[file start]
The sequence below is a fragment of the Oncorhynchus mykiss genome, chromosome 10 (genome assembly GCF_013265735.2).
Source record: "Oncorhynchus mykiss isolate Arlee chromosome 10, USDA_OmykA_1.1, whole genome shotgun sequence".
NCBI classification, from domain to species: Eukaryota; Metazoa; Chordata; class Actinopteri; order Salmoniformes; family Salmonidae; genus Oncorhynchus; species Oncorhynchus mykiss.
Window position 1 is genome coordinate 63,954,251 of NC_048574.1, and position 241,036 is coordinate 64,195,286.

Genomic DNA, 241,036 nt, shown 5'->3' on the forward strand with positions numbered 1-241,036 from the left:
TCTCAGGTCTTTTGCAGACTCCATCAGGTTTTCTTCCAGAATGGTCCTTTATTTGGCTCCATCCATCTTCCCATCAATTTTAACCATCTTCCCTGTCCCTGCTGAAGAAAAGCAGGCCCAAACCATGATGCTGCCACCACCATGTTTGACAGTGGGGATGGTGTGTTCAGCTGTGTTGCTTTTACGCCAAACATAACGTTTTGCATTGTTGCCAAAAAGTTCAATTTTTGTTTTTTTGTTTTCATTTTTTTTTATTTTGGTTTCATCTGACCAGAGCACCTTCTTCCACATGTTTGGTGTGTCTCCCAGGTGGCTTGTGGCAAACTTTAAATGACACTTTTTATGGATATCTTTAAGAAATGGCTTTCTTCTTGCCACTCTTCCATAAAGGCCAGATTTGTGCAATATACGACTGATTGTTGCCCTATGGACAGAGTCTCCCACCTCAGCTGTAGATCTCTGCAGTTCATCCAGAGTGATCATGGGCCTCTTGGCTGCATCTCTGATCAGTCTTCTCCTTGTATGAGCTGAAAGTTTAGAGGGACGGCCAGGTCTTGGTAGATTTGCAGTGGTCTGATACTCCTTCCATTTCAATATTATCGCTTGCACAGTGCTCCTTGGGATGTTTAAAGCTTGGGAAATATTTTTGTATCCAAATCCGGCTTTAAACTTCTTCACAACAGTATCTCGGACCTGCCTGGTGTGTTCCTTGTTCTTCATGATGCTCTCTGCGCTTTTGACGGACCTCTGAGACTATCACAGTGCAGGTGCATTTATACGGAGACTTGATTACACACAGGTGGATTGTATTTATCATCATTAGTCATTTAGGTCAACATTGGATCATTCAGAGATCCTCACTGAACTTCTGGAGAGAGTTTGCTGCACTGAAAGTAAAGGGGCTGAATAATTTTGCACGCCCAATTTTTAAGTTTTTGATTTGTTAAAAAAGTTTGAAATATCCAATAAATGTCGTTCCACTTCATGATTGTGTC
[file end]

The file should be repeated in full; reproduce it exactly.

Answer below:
The sequence below is a fragment of the Oncorhynchus mykiss genome, chromosome 10 (genome assembly GCF_013265735.2).
Source record: "Oncorhynchus mykiss isolate Arlee chromosome 10, USDA_OmykA_1.1, whole genome shotgun sequence".
NCBI classification, from domain to species: Eukaryota; Metazoa; Chordata; class Actinopteri; order Salmoniformes; family Salmonidae; genus Oncorhynchus; species Oncorhynchus mykiss.
Window position 1 is genome coordinate 63,954,251 of NC_048574.1, and position 241,036 is coordinate 64,195,286.

Genomic DNA, 241,036 nt, shown 5'->3' on the forward strand with positions numbered 1-241,036 from the left:
TCTCAGGTCTTTTGCAGACTCCATCAGGTTTTCTTCCAGAATGGTCCTTTATTTGGCTCCATCCATCTTCCCATCAATTTTAACCATCTTCCCTGTCCCTGCTGAAGAAAAGCAGGCCCAAACCATGATGCTGCCACCACCATGTTTGACAGTGGGGATGGTGTGTTCAGCTGTGTTGCTTTTACGCCAAACATAACGTTTTGCATTGTTGCCAAAAAGTTCAATTTTTGTTTTTTTGTTTTCATTTTTTTTTATTTTGGTTTCATCTGACCAGAGCACCTTCTTCCACATGTTTGGTGTGTCTCCCAGGTGGCTTGTGGCAAACTTTAAATGACACTTTTTATGGATATCTTTAAGAAATGGCTTTCTTCTTGCCACTCTTCCATAAAGGCCAGATTTGTGCAATATACGACTGATTGTTGCCCTATGGACAGAGTCTCCCACCTCAGCTGTAGATCTCTGCAGTTCATCCAGAGTGATCATGGGCCTCTTGGCTGCATCTCTGATCAGTCTTCTCCTTGTATGAGCTGAAAGTTTAGAGGGACGGCCAGGTCTTGGTAGATTTGCAGTGGTCTGATACTCCTTCCATTTCAATATTATCGCTTGCACAGTGCTCCTTGGGATGTTTAAAGCTTGGGAAATATTTTTGTATCCAAATCCGGCTTTAAACTTCTTCACAACAGTATCTCGGACCTGCCTGGTGTGTTCCTTGTTCTTCATGATGCTCTCTGCGCTTTTGACGGACCTCTGAGACTATCACAGTGCAGGTGCATTTATACGGAGACTTGATTACACACAGGTGGATTGTATTTATCATCATTAGTCATTTAGGTCAACATTGGATCATTCAGAGATCCTCACTGAACTTCTGGAGAGAGTTTGCTGCACTGAAAGTAAAGGGGCTGAATAATTTTGCACGCCCAATTTTTAAGTTTTTGATTTGTTAAAAAAGTTTGAAATATCCAATAAATGTCGTTCCACTTCATGATTGTGTC